Thank you for your e-mail which is being treated as a request for information under the Environmental Information (Scotland) Regulations 2004 (the EIRs). You have requested the following information:
"I am seeking information on the numbers of cases reported to COPFS relating to animal crime and The Wildlife and Countryside Act 1981 (WCA) in the last ten years, broken down for each year.
The data I seek for each year is this:
1. How many cases involving offences within The Wildlife and Countryside Act 1981 (WCA) have been submitted?
2. How many of the cases above have been marked no proceedings?
3. How many were proceeded with?
4. How many went to trial?
5. How many were dealt with by fiscals warning?
6. How many cases were received where the accused was employed as a gamekeeper?
7. How many of these cases were marked no proceedings?"
Firstly I should explain that the Crown Office and Procurator Fiscal Service’s case management database is a live, operating database. It is designed to meet our business needs in relation to the processing of cases and the information within it is structured accordingly. We do not have a separate statistical database, and hold only operational data needed for business purposes.
Where we are able to provide data this data relates to the number of charges reported and not individual cases reported. There may be more than one charge involved in one reported case.
The table attached below provides the information you have requested at points 1, 2, 3 and 5 of your request For additional information, in addition to the Fiscal warning there are a number of charges where a non court disposal was deemed appropriate, for example Fiscal Fine, Social Work Diversion, referral to the Reporter to the Children’s Panel.
At point 4 you have asked how many went to trial. I can advise that we are unable to reliably ascertain electronically this information from our system. It would require a member of COPFS staff to manually search each electronic court appearance record attached to a charge to try to ascertain if a trial went ahead. Under Regulation 12(4)(b) of EIR public authorities are not required to comply with a request for information if complying with the request would create unreasonable costs or an unreasonable diversion of resources to comply. As you will see from the table of data below prosecutions were raised in relation to 493 charges. In coming to my decision I have used as a guide the upper cost limit currently set in relation to requests made under FOISA which is £600. I consider that the overall costs involved would exceed these cost limits and diversion of resources would not be in the public interest. I am unable to comply with this aspect of your request.
At point 6 you have asked how many cases received by COPFS involved an accused who was employed as a gamekeeper. Our electronic system is not set up to perform multiple data searches to identify the employment of the accused involved in each charge. Similar to the information requested at point 4, it would require a member of COPFS staff to manually search each case report to identify if this information has been recorded. Under Regulation 12(4)(b) of EIR public authorities are not required to comply with a request for information if complying with the request would create unreasonable costs or an unreasonable diversion of resources to comply. As you will see from the table of data below there were a total of 1,077 charges reported to COPFS over the period. In coming to my decision I have used as a guide the upper cost limit currently set in relation to requests made under FOISA which is £600. I consider that the overall costs involved would exceed these cost limits and diversion of resources would not be in the public interest. I am unable to comply with this aspect of your request.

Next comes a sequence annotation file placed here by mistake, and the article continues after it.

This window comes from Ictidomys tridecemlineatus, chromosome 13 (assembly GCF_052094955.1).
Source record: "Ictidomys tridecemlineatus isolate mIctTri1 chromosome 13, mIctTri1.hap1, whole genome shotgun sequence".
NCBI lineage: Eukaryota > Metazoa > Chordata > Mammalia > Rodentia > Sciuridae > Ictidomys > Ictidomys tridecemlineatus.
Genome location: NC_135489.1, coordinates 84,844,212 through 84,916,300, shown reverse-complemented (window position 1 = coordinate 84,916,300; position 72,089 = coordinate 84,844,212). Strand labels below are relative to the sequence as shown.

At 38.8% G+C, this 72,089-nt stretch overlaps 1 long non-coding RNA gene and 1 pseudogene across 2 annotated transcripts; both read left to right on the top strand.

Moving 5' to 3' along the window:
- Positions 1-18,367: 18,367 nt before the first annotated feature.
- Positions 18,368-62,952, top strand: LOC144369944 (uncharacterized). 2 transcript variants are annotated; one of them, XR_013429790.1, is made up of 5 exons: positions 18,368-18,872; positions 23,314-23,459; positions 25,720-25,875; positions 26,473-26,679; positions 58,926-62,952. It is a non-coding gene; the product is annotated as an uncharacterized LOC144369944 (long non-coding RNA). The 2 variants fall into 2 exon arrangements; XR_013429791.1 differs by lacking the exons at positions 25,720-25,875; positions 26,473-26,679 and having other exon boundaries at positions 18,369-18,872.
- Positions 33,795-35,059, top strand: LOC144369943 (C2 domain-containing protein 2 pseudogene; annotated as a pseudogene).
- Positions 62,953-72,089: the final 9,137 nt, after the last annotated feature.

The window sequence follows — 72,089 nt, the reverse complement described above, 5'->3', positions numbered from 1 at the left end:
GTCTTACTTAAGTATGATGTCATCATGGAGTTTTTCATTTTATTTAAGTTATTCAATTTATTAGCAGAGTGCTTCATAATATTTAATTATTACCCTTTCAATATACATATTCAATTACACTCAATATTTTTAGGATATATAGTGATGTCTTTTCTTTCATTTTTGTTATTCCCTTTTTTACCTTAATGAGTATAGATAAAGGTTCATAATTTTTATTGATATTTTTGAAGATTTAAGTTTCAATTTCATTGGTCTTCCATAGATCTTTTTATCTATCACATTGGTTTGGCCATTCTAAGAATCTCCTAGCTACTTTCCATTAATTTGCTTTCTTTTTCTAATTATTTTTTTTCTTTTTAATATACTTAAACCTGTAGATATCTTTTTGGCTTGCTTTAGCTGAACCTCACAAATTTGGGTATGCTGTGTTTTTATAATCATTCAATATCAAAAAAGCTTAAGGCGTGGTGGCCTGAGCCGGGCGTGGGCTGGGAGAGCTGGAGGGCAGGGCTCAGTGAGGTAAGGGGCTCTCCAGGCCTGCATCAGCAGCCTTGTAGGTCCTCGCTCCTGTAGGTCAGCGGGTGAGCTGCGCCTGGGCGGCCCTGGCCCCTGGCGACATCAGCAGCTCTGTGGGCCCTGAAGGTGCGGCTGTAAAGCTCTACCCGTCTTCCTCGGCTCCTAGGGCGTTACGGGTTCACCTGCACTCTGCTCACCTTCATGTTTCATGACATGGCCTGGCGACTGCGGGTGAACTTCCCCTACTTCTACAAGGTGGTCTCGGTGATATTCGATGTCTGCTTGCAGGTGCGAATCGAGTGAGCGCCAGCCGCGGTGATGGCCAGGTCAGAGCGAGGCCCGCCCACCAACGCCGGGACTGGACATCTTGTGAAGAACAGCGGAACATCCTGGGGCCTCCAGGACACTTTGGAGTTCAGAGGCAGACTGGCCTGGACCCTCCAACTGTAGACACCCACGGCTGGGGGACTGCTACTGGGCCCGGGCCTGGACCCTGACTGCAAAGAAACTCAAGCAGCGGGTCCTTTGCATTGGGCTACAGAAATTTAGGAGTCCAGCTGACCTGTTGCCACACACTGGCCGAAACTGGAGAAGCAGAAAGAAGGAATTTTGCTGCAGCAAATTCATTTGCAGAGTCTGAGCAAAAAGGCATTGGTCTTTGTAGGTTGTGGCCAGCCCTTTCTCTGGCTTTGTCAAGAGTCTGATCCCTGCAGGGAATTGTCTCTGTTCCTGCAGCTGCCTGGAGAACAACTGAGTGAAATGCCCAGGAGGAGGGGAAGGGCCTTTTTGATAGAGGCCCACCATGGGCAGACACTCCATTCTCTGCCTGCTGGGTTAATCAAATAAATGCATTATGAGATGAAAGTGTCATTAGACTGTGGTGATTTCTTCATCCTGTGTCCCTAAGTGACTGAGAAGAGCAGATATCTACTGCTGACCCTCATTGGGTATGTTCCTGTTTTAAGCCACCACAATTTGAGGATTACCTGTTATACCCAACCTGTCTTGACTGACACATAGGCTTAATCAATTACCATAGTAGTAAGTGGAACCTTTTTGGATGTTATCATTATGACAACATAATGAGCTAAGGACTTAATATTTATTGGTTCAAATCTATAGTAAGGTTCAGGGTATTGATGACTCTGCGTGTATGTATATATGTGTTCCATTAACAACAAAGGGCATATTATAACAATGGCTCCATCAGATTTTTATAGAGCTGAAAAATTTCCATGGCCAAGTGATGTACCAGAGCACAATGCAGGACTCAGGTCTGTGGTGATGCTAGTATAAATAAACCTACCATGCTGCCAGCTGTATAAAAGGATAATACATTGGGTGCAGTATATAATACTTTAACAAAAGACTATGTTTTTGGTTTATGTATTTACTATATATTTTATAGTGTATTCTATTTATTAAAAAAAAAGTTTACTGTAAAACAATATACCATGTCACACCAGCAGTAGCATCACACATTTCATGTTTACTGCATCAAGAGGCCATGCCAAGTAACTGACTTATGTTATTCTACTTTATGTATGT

With reference to our response to point 6, we are unable to provide the information requested at point 7 as we do not hold this information in terms of Regulation 10(4)(a) of EIR.
You will see the ‘charges reported’ figure is not the same as the ‘total charges’ figure.
The figures do not capture the situation where a charge, initially reported under the Wildlife and Countryside Act 1981, may be converted to a different charge. This may happen where the available, admissible evidence may be more appropriate to a different charge not under the Act.
Further, charges may be combined dependent on the circumstances of each case. For example, a report submitted to COPFS may propose several charges which represent a single incident, or a single incident may be reported as involving several people proposing a separate charge against each. The prosecutor will decide to combine charges, or not, dependent on the circumstances of the case.
You may additionally find it useful to refer to the COPFS contribution to the Scottish Government’s annual Wildlife Crime reports which are accessible on the Scottish Government web-site at
http://www.gov.scot/Publications/2013/09/2382; http://www.gov.scot/Publications/2014/10/2293; http://www.gov.scot/Publications/2015/09/6676 and http://www.gov.scot/Publications/2016/11/7270
I hope you find this information helpful.